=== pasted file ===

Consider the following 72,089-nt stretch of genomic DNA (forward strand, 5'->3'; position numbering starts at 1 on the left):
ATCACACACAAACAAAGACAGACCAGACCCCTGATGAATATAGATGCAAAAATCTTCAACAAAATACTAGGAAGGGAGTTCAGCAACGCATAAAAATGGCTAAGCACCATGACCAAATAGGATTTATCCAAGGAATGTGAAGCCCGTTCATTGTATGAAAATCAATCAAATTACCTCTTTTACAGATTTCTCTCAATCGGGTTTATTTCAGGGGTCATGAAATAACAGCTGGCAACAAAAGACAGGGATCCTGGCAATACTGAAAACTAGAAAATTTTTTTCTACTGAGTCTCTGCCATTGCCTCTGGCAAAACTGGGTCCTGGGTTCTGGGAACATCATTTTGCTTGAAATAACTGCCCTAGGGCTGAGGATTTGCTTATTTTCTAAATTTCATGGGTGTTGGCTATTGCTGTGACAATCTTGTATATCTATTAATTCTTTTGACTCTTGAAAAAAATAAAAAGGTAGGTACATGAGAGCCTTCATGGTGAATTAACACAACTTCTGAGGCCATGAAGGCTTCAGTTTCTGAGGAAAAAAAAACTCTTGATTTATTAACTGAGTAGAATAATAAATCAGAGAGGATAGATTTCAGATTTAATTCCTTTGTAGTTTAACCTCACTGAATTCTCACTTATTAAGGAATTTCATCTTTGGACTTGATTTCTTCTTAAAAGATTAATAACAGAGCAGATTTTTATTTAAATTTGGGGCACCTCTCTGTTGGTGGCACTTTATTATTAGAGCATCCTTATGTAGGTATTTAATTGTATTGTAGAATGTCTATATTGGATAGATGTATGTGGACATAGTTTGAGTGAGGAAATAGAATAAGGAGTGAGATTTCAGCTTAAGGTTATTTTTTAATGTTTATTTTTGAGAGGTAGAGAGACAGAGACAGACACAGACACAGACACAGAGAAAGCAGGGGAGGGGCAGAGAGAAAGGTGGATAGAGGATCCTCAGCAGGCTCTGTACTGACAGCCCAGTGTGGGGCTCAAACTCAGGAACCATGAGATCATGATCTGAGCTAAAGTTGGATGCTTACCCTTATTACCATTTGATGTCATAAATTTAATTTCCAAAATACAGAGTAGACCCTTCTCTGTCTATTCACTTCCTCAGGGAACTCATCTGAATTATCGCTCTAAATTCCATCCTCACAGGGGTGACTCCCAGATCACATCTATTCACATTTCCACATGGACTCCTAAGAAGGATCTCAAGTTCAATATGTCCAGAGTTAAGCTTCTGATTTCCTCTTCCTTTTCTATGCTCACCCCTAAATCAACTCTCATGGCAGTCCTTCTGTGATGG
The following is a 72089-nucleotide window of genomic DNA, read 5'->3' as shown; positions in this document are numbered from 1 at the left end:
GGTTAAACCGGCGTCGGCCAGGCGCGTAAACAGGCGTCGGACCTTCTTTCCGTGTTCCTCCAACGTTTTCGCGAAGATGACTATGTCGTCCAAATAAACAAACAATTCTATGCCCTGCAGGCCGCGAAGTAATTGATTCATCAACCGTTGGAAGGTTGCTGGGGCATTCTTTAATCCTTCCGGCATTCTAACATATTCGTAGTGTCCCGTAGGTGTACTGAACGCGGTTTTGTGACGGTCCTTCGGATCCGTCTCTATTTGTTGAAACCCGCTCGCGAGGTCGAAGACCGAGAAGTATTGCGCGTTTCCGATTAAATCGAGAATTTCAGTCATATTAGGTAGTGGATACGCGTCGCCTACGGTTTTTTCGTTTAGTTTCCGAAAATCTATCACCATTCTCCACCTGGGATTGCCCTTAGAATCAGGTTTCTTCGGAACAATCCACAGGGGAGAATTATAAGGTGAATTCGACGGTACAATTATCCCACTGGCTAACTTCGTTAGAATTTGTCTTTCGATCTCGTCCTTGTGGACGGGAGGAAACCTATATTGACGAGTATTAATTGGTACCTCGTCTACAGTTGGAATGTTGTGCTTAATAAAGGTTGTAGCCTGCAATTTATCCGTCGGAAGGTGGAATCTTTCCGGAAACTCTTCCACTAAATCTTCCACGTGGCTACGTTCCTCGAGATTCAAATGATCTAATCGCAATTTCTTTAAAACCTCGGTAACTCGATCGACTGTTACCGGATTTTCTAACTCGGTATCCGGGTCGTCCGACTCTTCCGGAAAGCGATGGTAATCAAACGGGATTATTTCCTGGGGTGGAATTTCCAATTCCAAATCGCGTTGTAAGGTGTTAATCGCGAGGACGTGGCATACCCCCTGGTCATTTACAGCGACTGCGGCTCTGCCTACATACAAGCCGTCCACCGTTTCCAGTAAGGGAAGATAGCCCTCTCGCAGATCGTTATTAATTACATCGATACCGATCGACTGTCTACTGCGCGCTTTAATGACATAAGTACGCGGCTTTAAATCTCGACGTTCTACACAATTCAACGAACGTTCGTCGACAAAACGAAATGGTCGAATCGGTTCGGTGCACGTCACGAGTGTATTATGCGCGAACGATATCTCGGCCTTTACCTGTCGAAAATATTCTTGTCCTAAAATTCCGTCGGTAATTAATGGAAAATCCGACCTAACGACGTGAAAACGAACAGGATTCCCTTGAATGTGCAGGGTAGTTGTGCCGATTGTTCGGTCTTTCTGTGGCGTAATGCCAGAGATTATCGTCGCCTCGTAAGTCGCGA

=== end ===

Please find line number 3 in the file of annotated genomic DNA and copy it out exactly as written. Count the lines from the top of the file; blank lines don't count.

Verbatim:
The following is a 72089-nucleotide window of genomic DNA, read 5'->3' as shown; positions in this document are numbered from 1 at the left end: